Studies show that transgender college students are more likely to develop an eating disorder versus their cisgender classmates.3 Many transgender people with disordered eating also have underlying mental health conditions such as depression, oftentimes connected to stigma and social alienation. Sadly, over 88% of transgender people have reported having suicidal thoughts1 with over 40% attempting to end their lives. (11)

Transgender people are often in conflict with their gender identities. They experience heightened rates of gender dysphoria, which is the psychological distress associated with a disparity between one's assigned gender and internal one. Some may develop an eating disorder connected to these feelings of despair over how society sees them. 

Transgender individuals may also experience feelings of inadequacy when it comes to how society perceives them, when many aspects of health care and our larger world try to sort people into the binary of “male” or “female”. Transgender individuals, like their cisgender peers, are socialized into specific gender roles during childhood based on their sex assigned at birth, which may lead them towards negative self-esteem, poor body image, and/or disordered eating.

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Transgender People Eating Disorder Signs & Symptoms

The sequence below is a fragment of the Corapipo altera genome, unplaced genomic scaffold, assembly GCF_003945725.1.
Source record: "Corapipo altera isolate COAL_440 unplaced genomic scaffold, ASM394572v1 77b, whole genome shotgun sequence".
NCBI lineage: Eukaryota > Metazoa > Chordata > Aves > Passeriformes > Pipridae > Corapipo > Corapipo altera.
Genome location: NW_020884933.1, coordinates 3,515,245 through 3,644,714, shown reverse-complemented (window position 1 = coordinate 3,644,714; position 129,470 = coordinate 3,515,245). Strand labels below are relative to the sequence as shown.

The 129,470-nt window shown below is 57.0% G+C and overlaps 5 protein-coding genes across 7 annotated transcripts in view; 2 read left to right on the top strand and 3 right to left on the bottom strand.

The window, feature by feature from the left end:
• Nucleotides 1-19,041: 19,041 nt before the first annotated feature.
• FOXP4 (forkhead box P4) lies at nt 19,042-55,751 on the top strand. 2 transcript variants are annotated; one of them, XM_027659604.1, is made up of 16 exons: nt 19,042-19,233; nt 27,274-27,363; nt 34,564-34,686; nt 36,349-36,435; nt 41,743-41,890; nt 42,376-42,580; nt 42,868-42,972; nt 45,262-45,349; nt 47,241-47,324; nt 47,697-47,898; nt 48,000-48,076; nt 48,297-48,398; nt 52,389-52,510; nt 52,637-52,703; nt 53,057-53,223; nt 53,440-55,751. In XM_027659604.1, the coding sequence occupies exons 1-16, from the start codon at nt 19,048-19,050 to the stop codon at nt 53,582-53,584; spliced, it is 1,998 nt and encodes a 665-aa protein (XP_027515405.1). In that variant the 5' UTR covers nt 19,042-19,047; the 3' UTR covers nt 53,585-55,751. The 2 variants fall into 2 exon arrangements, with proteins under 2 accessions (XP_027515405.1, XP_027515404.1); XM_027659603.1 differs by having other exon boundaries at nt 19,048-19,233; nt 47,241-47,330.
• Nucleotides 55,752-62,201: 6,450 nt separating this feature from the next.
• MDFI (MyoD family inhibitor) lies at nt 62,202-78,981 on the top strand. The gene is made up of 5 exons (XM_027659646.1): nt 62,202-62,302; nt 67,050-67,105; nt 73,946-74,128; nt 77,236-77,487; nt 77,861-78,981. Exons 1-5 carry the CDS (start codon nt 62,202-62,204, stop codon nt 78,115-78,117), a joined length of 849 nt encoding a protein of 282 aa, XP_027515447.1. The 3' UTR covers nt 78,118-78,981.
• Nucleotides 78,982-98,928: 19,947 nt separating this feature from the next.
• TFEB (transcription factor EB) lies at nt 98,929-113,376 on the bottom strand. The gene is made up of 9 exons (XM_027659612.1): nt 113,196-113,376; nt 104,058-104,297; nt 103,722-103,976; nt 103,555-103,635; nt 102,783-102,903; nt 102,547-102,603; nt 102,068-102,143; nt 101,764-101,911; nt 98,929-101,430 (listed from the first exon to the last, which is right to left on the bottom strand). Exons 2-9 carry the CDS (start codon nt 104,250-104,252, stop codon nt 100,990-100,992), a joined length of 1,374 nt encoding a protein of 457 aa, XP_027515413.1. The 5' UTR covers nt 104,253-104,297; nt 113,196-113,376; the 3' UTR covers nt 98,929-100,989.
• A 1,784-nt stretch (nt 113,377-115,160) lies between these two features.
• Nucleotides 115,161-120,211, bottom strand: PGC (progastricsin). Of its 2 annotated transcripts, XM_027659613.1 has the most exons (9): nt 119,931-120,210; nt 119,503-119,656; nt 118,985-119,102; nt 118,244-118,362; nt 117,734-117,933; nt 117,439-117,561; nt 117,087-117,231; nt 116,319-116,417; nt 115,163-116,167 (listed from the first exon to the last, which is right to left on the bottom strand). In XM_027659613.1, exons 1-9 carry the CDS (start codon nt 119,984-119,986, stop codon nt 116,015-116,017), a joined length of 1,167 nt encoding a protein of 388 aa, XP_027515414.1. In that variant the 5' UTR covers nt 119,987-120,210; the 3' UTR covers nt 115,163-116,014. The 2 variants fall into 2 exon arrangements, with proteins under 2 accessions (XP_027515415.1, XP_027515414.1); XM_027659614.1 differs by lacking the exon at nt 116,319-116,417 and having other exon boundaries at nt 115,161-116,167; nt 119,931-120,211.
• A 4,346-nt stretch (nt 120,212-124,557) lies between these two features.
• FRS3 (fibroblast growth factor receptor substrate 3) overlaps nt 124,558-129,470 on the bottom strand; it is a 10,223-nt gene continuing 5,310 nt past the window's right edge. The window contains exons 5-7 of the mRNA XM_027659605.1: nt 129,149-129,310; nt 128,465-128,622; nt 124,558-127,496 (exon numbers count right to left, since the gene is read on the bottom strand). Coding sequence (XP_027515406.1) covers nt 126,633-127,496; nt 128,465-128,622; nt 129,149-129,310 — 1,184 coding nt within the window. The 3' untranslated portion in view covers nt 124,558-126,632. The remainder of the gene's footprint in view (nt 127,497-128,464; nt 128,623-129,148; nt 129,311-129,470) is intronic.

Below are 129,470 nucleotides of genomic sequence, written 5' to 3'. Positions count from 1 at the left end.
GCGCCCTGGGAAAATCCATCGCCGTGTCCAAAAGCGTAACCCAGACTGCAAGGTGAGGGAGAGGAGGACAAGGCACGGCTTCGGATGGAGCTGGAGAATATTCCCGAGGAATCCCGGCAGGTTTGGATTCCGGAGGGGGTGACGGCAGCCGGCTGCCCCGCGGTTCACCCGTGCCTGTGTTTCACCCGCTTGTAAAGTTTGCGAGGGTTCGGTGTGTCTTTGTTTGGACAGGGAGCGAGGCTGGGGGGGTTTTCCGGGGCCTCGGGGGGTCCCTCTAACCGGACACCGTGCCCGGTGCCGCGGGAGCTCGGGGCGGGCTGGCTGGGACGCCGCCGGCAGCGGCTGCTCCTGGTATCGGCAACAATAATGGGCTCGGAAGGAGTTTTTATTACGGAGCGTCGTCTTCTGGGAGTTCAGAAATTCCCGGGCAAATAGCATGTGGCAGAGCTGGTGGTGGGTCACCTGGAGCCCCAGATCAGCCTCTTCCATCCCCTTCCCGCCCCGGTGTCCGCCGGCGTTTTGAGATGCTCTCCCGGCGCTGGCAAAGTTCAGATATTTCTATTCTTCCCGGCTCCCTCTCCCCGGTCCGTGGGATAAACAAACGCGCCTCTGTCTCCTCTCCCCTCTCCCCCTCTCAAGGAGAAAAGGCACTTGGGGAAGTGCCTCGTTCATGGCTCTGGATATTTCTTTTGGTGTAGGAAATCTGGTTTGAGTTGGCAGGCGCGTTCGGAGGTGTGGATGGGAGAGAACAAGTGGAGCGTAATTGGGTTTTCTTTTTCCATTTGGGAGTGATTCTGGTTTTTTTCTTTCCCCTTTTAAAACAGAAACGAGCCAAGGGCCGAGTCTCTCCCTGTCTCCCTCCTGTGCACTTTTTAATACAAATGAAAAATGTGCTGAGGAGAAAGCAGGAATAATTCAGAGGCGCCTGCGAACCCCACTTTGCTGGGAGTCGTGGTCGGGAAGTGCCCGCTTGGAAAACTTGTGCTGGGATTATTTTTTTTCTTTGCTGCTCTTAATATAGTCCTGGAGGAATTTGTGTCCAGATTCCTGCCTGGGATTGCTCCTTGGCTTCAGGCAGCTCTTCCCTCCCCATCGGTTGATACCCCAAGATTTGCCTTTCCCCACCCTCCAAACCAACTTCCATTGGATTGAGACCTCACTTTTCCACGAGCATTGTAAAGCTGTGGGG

Members of the LGBTQIA community are at a higher risk of developing disordered eating behaviors due to a complex barrage of psycho-social factors that perpetuate isolation and alienation. 

Transgender people who struggle with an eating disorder will display the same symptoms as cisgender people. These may include: (4)

  • An abnormal and restrictive diet
  • Loss of control over behaviors and thoughts regarding food
  • Obsessive and excessive exercising 
  • Phases of starvation and/or bingeing activities 
  • A negative body image
  • Insecurities surrounding foods

There is a set of diagnostic criteria in the DSM-5 that all people, regardless of gender identity, will display if they struggle with an eating disorder. Generally speaking, people with an eating disorder will present two or more symptoms within twelve months. 

However, each eating disorder has symptoms that vary depending and may present uniquely. The most common eating disorders include: (5) 

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Treating Transgender People with Eating Disorders